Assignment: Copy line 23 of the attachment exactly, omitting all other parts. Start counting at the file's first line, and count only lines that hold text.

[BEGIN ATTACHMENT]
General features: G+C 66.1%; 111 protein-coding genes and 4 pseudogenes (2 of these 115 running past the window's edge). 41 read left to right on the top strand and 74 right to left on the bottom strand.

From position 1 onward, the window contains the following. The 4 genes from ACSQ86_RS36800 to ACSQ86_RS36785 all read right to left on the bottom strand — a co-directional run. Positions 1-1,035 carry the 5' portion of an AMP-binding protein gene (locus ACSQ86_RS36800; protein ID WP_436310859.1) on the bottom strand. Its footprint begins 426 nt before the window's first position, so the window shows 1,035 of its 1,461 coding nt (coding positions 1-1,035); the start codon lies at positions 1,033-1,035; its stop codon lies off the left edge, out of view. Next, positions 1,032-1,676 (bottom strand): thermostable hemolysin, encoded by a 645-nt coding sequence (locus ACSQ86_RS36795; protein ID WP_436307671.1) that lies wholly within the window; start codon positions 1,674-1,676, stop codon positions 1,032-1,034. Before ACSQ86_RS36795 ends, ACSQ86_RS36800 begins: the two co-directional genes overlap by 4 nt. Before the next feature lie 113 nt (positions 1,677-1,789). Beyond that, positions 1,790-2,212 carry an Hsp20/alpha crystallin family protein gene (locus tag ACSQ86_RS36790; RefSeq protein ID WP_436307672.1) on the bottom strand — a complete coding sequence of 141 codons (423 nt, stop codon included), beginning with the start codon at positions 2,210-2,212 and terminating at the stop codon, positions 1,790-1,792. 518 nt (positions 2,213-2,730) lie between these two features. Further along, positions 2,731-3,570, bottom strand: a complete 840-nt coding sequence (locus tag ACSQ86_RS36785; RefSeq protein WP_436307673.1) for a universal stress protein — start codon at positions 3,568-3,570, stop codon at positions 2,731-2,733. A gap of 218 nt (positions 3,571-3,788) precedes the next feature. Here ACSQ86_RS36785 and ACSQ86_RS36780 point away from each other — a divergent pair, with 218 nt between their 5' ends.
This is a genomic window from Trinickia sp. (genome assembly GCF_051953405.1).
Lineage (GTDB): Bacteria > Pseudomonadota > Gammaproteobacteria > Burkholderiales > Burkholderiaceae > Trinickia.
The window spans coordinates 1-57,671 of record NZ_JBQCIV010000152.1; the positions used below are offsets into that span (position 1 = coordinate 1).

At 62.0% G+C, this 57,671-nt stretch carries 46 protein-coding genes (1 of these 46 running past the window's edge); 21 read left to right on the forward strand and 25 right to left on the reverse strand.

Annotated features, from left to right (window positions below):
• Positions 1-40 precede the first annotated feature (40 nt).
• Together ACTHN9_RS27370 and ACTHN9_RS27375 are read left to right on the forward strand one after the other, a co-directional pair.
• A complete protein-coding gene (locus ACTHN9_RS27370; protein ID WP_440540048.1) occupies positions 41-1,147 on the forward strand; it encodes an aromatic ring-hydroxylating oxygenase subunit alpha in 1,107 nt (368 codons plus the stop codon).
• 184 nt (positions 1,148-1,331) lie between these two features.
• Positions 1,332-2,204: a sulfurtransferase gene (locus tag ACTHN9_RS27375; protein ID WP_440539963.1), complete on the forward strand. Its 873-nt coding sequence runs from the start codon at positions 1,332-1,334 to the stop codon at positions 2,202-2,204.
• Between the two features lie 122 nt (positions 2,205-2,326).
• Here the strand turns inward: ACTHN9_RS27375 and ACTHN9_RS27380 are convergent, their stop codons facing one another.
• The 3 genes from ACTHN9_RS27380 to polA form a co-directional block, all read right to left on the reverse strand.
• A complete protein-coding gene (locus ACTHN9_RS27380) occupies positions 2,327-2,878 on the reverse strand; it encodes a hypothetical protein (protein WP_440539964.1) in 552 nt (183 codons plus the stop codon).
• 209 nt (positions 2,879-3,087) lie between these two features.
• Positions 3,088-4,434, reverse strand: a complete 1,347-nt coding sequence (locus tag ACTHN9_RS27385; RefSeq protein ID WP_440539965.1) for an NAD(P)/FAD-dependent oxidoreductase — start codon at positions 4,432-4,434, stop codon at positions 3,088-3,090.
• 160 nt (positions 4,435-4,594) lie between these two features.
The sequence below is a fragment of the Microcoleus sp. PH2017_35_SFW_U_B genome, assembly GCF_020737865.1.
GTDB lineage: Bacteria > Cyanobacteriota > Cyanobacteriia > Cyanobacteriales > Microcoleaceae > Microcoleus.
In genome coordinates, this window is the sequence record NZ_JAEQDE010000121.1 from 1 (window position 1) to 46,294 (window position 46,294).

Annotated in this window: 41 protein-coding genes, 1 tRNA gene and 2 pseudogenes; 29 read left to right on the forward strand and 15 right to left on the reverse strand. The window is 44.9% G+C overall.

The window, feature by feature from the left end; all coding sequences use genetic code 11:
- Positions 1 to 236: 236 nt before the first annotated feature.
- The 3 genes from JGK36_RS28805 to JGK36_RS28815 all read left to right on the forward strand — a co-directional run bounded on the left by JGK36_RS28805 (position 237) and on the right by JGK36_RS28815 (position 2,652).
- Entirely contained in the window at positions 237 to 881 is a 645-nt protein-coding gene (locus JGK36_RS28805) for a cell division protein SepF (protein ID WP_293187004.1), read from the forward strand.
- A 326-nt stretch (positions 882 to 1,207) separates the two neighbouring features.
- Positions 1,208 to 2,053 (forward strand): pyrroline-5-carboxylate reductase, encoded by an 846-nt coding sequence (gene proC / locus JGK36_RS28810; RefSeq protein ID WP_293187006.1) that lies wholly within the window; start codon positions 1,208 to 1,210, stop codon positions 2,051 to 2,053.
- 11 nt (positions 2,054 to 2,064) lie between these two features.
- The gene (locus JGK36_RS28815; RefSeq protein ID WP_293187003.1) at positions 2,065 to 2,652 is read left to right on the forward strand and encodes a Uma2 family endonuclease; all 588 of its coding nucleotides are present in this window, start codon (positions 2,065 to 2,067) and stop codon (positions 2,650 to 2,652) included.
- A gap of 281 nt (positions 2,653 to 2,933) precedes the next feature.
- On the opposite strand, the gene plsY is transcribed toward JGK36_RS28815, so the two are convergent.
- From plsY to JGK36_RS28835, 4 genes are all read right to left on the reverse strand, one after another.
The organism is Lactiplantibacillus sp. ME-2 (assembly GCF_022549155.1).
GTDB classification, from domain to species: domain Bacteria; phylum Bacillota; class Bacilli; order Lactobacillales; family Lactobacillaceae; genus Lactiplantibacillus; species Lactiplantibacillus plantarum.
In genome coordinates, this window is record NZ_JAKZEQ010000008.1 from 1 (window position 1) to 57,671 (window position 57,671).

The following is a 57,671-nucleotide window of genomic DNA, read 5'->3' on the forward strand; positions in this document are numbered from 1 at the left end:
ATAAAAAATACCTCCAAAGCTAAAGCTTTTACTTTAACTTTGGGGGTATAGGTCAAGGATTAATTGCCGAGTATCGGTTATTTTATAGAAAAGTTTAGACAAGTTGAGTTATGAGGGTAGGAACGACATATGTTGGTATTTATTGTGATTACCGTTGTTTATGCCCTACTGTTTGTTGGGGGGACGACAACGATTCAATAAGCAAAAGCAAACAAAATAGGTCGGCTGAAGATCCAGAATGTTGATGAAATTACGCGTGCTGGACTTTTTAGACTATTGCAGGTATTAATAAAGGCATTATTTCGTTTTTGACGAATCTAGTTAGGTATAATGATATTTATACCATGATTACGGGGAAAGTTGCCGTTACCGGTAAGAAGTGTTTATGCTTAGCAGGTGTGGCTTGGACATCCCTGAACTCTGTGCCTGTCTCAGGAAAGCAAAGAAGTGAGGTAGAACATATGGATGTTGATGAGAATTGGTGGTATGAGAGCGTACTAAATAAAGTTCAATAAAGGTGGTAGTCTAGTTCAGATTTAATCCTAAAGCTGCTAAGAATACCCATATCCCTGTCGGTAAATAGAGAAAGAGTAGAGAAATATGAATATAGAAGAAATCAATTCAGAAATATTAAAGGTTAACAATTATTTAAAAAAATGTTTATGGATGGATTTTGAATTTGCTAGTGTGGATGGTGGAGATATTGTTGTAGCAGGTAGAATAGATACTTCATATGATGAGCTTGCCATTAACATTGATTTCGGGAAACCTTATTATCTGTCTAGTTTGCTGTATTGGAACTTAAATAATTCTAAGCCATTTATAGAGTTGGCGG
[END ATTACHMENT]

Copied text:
Annotated in this window: 41 protein-coding genes, 1 tRNA gene and 2 pseudogenes; 29 read left to right on the forward strand and 15 right to left on the reverse strand. The window is 44.9% G+C overall.